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EU external actions have deep constitutional and institutional implications for EU law and practices. The EU's competences in external relations have continuously increased, including with the entry into force of the Treaty of Lisbon. As a result, the EU has become ever more active in external relations. This has in turn increased the internal constitutional and institutional effects of EU external actions.
This book traces these legal effects and the broader constitutional implications, including potential integrative forces. EU external actions affect the power division between the EU and its Member States and between the different EU institutions; the unity and autonomy of the EU legal order; the role and position of Member States on the international plane; their autonomy; the relationship between national, international and EU law; and the ability of EU citizens to identify who is responsible for a particular action or policy, as well as their legitimate expectation that the EU takes action on their behalf.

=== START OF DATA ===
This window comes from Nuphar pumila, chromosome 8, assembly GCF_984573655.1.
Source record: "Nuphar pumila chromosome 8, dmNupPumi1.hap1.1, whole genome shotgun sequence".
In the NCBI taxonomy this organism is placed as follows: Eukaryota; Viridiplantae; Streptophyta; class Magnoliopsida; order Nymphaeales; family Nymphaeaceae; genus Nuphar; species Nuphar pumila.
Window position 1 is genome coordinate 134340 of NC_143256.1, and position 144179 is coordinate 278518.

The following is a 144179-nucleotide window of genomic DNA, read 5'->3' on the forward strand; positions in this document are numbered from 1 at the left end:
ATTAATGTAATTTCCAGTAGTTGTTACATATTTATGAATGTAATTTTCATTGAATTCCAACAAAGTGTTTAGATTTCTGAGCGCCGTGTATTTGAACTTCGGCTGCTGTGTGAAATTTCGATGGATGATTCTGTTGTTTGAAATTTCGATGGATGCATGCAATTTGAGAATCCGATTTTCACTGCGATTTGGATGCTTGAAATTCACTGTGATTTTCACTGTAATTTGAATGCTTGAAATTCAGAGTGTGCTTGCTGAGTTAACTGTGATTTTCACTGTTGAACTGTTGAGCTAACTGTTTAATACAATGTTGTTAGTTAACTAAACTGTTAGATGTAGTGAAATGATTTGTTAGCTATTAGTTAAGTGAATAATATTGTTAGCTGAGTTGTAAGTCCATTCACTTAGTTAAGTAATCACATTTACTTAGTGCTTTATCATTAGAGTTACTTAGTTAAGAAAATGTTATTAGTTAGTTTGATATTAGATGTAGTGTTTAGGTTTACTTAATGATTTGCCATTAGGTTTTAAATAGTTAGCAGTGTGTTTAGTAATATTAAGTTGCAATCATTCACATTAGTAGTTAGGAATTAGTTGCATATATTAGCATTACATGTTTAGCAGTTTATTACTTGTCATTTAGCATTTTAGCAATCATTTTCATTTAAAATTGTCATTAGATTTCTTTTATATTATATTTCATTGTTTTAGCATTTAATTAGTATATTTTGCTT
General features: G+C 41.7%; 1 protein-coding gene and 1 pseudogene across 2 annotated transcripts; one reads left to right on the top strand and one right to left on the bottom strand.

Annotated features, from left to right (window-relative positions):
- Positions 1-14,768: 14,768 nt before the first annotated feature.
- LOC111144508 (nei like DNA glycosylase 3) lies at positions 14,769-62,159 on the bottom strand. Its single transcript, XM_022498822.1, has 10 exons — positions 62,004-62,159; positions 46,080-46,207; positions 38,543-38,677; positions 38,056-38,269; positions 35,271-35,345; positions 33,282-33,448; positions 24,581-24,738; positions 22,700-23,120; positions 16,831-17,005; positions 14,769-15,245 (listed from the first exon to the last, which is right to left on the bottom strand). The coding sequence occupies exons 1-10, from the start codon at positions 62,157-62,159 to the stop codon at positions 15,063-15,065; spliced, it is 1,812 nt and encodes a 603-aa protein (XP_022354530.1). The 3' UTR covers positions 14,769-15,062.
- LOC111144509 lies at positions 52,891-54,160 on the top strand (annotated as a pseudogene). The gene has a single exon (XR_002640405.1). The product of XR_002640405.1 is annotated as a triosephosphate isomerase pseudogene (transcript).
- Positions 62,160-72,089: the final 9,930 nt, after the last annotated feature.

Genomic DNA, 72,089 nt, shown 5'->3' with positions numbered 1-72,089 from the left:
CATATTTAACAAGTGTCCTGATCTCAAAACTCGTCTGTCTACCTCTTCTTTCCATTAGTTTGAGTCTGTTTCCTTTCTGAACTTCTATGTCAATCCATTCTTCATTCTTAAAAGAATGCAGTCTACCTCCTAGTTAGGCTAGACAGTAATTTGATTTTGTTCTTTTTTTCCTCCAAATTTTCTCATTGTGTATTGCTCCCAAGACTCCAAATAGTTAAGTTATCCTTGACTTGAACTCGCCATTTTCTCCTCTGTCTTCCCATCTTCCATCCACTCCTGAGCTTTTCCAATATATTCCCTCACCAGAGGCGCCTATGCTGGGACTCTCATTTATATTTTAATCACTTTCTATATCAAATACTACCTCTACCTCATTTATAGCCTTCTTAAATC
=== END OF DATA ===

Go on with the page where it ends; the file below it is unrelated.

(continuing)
The chapters demonstrate the interpretation of organizational principles, such as sincere cooperation, subsidiarity, primacy and coherence, changes in the context of external relations; how the choice of an external legal basis rather than an internal legal basis affects the powers of the Union and its Member States; what power shifts happen when policies are determined in international agreements, rather than in internal decision-making; and how EU participation in international dispute settlement mechanisms affects the autonomy and legitimacy of the EU.